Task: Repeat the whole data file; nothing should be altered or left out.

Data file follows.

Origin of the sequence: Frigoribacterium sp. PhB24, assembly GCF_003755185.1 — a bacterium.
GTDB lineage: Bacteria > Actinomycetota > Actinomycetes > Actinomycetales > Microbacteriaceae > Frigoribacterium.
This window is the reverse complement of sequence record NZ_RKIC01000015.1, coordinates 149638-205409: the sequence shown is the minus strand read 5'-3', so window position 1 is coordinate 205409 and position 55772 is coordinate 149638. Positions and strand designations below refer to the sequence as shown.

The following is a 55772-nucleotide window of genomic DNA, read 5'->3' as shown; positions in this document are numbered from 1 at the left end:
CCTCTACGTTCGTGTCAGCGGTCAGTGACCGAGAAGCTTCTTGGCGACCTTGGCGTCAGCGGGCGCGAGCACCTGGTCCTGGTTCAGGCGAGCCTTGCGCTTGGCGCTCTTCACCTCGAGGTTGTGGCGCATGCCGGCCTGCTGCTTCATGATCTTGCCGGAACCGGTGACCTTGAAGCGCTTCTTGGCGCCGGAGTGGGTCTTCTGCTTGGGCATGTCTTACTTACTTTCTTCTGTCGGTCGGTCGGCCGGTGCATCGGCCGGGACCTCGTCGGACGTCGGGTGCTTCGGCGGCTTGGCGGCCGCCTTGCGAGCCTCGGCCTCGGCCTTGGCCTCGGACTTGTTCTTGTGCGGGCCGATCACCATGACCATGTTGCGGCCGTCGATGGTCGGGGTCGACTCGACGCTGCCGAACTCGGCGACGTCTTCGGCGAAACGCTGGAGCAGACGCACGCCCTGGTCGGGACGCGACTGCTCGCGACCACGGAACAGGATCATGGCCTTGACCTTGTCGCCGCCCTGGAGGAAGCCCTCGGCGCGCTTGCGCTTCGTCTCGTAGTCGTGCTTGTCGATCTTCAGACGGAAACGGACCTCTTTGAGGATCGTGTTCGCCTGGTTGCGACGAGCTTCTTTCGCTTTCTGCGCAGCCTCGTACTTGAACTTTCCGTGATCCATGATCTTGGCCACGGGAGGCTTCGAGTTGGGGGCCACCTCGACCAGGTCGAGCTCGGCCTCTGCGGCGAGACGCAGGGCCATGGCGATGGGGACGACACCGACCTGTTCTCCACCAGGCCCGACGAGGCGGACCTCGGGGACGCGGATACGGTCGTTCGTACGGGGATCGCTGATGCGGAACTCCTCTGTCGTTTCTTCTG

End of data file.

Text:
Origin of the sequence: Frigoribacterium sp. PhB24, assembly GCF_003755185.1 — a bacterium.
GTDB lineage: Bacteria > Actinomycetota > Actinomycetes > Actinomycetales > Microbacteriaceae > Frigoribacterium.
This window is the reverse complement of sequence record NZ_RKIC01000015.1, coordinates 149638-205409: the sequence shown is the minus strand read 5'-3', so window position 1 is coordinate 205409 and position 55772 is coordinate 149638. Positions and strand designations below refer to the sequence as shown.

The following is a 55772-nucleotide window of genomic DNA, read 5'->3' as shown; positions in this document are numbered from 1 at the left end:
CCTCTACGTTCGTGTCAGCGGTCAGTGACCGAGAAGCTTCTTGGCGACCTTGGCGTCAGCGGGCGCGAGCACCTGGTCCTGGTTCAGGCGAGCCTTGCGCTTGGCGCTCTTCACCTCGAGGTTGTGGCGCATGCCGGCCTGCTGCTTCATGATCTTGCCGGAACCGGTGACCTTGAAGCGCTTCTTGGCGCCGGAGTGGGTCTTCTGCTTGGGCATGTCTTACTTACTTTCTTCTGTCGGTCGGTCGGCCGGTGCATCGGCCGGGACCTCGTCGGACGTCGGGTGCTTCGGCGGCTTGGCGGCCGCCTTGCGAGCCTCGGCCTCGGCCTTGGCCTCGGACTTGTTCTTGTGCGGGCCGATCACCATGACCATGTTGCGGCCGTCGATGGTCGGGGTCGACTCGACGCTGCCGAACTCGGCGACGTCTTCGGCGAAACGCTGGAGCAGACGCACGCCCTGGTCGGGACGCGACTGCTCGCGACCACGGAACAGGATCATGGCCTTGACCTTGTCGCCGCCCTGGAGGAAGCCCTCGGCGCGCTTGCGCTTCGTCTCGTAGTCGTGCTTGTCGATCTTCAGACGGAAACGGACCTCTTTGAGGATCGTGTTCGCCTGGTTGCGACGAGCTTCTTTCGCTTTCTGCGCAGCCTCGTACTTGAACTTTCCGTGATCCATGATCTTGGCCACGGGAGGCTTCGAGTTGGGGGCCACCTCGACCAGGTCGAGCTCGGCCTCTGCGGCGAGACGCAGGGCCATGGCGATGGGGACGACACCGACCTGTTCTCCACCAGGCCCGACGAGGCGGACCTCGGGGACGCGGATACGGTCGTTCGTACGGGGATCGCTGATGCGGAACTCCTCTGTCGTTTCTTCTG